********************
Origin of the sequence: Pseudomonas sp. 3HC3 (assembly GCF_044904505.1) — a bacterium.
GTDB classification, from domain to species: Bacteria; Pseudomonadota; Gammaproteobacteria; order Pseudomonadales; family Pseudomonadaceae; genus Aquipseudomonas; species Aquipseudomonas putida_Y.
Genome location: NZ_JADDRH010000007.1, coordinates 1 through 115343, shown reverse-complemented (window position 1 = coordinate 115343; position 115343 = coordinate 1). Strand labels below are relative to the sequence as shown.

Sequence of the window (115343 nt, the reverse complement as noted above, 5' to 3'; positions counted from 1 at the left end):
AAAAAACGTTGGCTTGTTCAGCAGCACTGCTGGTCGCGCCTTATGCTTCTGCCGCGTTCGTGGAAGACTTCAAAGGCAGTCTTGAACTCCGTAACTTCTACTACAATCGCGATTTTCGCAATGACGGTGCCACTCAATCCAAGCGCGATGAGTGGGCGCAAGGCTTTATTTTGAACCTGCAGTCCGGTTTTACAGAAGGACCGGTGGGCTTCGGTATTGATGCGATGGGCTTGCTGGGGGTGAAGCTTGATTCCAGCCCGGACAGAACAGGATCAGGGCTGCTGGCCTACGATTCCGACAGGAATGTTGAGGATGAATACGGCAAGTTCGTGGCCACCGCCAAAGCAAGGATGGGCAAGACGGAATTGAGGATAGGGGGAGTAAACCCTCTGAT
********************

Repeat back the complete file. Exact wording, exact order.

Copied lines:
Origin of the sequence: Pseudomonas sp. 3HC3 (assembly GCF_044904505.1) — a bacterium.
GTDB classification, from domain to species: Bacteria; Pseudomonadota; Gammaproteobacteria; order Pseudomonadales; family Pseudomonadaceae; genus Aquipseudomonas; species Aquipseudomonas putida_Y.
Genome location: NZ_JADDRH010000007.1, coordinates 1 through 115343, shown reverse-complemented (window position 1 = coordinate 115343; position 115343 = coordinate 1). Strand labels below are relative to the sequence as shown.

Sequence of the window (115343 nt, the reverse complement as noted above, 5' to 3'; positions counted from 1 at the left end):
AAAAAACGTTGGCTTGTTCAGCAGCACTGCTGGTCGCGCCTTATGCTTCTGCCGCGTTCGTGGAAGACTTCAAAGGCAGTCTTGAACTCCGTAACTTCTACTACAATCGCGATTTTCGCAATGACGGTGCCACTCAATCCAAGCGCGATGAGTGGGCGCAAGGCTTTATTTTGAACCTGCAGTCCGGTTTTACAGAAGGACCGGTGGGCTTCGGTATTGATGCGATGGGCTTGCTGGGGGTGAAGCTTGATTCCAGCCCGGACAGAACAGGATCAGGGCTGCTGGCCTACGATTCCGACAGGAATGTTGAGGATGAATACGGCAAGTTCGTGGCCACCGCCAAAGCAAGGATGGGCAAGACGGAATTGAGGATAGGGGGAGTAAACCCTCTGAT